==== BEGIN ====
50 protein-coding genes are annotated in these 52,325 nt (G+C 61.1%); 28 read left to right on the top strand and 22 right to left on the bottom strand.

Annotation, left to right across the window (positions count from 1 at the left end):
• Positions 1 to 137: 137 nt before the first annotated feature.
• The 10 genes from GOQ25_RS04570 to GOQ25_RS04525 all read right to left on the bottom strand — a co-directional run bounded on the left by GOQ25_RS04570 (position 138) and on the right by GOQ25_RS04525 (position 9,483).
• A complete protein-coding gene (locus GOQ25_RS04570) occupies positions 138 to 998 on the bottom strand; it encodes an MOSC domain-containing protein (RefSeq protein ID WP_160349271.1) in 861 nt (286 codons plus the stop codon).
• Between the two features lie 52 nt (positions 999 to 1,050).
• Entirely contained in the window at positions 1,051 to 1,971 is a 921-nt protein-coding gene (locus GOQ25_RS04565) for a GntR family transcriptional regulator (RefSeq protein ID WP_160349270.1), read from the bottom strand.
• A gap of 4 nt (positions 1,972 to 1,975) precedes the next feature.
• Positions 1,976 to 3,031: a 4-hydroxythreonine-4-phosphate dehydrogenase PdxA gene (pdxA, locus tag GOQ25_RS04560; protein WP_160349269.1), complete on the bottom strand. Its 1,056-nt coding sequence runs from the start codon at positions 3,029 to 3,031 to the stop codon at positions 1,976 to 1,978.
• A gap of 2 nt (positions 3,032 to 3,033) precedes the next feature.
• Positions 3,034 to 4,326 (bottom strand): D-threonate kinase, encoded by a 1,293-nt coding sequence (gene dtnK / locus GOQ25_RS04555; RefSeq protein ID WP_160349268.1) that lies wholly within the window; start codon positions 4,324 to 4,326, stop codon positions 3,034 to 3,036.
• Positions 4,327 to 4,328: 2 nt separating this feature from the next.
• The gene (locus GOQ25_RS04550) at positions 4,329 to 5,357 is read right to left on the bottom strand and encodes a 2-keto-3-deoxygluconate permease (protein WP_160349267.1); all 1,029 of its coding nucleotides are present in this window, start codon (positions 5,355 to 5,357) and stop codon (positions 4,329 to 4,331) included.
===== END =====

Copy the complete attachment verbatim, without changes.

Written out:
50 protein-coding genes are annotated in these 52,325 nt (G+C 61.1%); 28 read left to right on the top strand and 22 right to left on the bottom strand.

Annotation, left to right across the window (positions count from 1 at the left end):
• Positions 1 to 137: 137 nt before the first annotated feature.
• The 10 genes from GOQ25_RS04570 to GOQ25_RS04525 all read right to left on the bottom strand — a co-directional run bounded on the left by GOQ25_RS04570 (position 138) and on the right by GOQ25_RS04525 (position 9,483).
• A complete protein-coding gene (locus GOQ25_RS04570) occupies positions 138 to 998 on the bottom strand; it encodes an MOSC domain-containing protein (RefSeq protein ID WP_160349271.1) in 861 nt (286 codons plus the stop codon).
• Between the two features lie 52 nt (positions 999 to 1,050).
• Entirely contained in the window at positions 1,051 to 1,971 is a 921-nt protein-coding gene (locus GOQ25_RS04565) for a GntR family transcriptional regulator (RefSeq protein ID WP_160349270.1), read from the bottom strand.
• A gap of 4 nt (positions 1,972 to 1,975) precedes the next feature.
• Positions 1,976 to 3,031: a 4-hydroxythreonine-4-phosphate dehydrogenase PdxA gene (pdxA, locus tag GOQ25_RS04560; protein WP_160349269.1), complete on the bottom strand. Its 1,056-nt coding sequence runs from the start codon at positions 3,029 to 3,031 to the stop codon at positions 1,976 to 1,978.
• A gap of 2 nt (positions 3,032 to 3,033) precedes the next feature.
• Positions 3,034 to 4,326 (bottom strand): D-threonate kinase, encoded by a 1,293-nt coding sequence (gene dtnK / locus GOQ25_RS04555; RefSeq protein ID WP_160349268.1) that lies wholly within the window; start codon positions 4,324 to 4,326, stop codon positions 3,034 to 3,036.
• Positions 4,327 to 4,328: 2 nt separating this feature from the next.
• The gene (locus GOQ25_RS04550) at positions 4,329 to 5,357 is read right to left on the bottom strand and encodes a 2-keto-3-deoxygluconate permease (protein WP_160349267.1); all 1,029 of its coding nucleotides are present in this window, start codon (positions 5,355 to 5,357) and stop codon (positions 4,329 to 4,331) included.